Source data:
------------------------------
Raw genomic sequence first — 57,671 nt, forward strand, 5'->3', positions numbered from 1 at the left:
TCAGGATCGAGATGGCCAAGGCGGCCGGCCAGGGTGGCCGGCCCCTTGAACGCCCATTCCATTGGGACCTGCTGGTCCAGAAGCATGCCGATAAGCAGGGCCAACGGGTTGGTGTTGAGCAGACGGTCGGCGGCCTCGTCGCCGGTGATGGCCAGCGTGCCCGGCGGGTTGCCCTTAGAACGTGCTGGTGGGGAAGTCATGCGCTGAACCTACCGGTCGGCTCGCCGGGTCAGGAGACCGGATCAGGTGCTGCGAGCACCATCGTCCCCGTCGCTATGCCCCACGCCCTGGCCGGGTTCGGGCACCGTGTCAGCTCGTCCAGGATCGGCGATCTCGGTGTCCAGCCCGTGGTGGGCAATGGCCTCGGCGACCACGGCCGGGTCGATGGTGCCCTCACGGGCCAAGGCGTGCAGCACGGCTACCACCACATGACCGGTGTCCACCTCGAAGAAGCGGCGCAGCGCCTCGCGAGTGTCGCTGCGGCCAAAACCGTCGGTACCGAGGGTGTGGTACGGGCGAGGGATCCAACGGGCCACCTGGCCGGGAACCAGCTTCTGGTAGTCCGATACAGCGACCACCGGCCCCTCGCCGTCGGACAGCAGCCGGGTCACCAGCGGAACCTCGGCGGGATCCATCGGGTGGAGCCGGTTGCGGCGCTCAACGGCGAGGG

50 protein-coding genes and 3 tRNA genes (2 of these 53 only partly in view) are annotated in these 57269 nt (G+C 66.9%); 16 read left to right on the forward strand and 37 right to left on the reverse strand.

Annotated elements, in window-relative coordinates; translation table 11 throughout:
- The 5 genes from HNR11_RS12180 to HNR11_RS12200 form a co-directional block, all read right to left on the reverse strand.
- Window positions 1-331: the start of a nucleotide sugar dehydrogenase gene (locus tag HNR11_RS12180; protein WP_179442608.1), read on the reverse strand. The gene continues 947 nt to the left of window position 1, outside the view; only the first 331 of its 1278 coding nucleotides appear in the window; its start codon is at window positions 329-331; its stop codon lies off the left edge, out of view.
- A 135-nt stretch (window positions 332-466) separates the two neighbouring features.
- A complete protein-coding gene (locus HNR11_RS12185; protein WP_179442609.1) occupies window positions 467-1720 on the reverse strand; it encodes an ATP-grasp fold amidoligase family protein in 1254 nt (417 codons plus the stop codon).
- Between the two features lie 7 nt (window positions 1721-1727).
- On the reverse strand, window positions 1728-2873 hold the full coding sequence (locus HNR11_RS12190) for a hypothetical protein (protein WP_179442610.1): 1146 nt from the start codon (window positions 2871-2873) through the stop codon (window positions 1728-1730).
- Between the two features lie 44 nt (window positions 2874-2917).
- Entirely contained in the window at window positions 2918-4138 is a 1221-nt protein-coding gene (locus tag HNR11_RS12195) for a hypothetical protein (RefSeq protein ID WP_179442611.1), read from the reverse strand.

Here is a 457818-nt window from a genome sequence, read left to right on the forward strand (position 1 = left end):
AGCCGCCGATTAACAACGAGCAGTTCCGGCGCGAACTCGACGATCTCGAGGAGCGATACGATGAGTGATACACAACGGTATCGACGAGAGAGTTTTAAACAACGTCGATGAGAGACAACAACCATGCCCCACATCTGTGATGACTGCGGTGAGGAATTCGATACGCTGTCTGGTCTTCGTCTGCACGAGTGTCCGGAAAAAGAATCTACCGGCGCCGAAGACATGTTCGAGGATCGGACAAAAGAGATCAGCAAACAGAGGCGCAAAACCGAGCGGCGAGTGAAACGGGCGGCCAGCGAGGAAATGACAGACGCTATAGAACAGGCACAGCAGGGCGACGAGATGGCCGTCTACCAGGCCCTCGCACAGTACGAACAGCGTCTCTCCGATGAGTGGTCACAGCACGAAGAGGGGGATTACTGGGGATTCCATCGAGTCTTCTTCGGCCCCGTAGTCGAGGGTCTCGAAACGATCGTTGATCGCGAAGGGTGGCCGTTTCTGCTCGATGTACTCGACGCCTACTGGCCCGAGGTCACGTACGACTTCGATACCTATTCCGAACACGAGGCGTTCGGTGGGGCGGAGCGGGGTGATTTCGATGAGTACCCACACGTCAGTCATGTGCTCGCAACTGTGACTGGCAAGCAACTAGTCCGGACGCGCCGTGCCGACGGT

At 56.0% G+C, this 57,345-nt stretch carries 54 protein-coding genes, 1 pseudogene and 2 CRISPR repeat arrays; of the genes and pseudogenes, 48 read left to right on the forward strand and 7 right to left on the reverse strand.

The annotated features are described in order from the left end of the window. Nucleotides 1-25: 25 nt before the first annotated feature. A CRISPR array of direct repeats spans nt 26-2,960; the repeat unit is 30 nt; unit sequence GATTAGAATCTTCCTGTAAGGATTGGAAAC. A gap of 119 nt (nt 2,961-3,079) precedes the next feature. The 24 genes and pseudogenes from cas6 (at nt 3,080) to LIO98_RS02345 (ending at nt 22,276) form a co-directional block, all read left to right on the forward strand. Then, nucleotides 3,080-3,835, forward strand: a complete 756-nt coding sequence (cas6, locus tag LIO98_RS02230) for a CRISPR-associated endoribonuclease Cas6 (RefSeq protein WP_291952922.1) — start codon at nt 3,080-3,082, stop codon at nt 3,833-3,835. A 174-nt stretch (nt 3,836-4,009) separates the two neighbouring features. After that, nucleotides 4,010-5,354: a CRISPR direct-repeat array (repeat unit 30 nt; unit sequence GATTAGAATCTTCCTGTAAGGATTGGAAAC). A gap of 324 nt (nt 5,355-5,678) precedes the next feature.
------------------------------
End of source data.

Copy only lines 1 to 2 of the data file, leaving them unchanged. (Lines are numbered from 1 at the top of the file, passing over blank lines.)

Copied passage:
Raw genomic sequence first — 57,671 nt, forward strand, 5'->3', positions numbered from 1 at the left:
TCAGGATCGAGATGGCCAAGGCGGCCGGCCAGGGTGGCCGGCCCCTTGAACGCCCATTCCATTGGGACCTGCTGGTCCAGAAGCATGCCGATAAGCAGGGCCAACGGGTTGGTGTTGAGCAGACGGTCGGCGGCCTCGTCGCCGGTGATGGCCAGCGTGCCCGGCGGGTTGCCCTTAGAACGTGCTGGTGGGGAAGTCATGCGCTGAACCTACCGGTCGGCTCGCCGGGTCAGGAGACCGGATCAGGTGCTGCGAGCACCATCGTCCCCGTCGCTATGCCCCACGCCCTGGCCGGGTTCGGGCACCGTGTCAGCTCGTCCAGGATCGGCGATCTCGGTGTCCAGCCCGTGGTGGGCAATGGCCTCGGCGACCACGGCCGGGTCGATGGTGCCCTCACGGGCCAAGGCGTGCAGCACGGCTACCACCACATGACCGGTGTCCACCTCGAAGAAGCGGCGCAGCGCCTCGCGAGTGTCGCTGCGGCCAAAACCGTCGGTACCGAGGGTGTGGTACGGGCGAGGGATCCAACGGGCCACCTGGCCGGGAACCAGCTTCTGGTAGTCCGATACAGCGACCACCGGCCCCTCGCCGTCGGACAGCAGCCGGGTCACCAGCGGAACCTCGGCGGGATCCATCGGGTGGAGCCGGTTGCGGCGCTCAACGGCGAGGG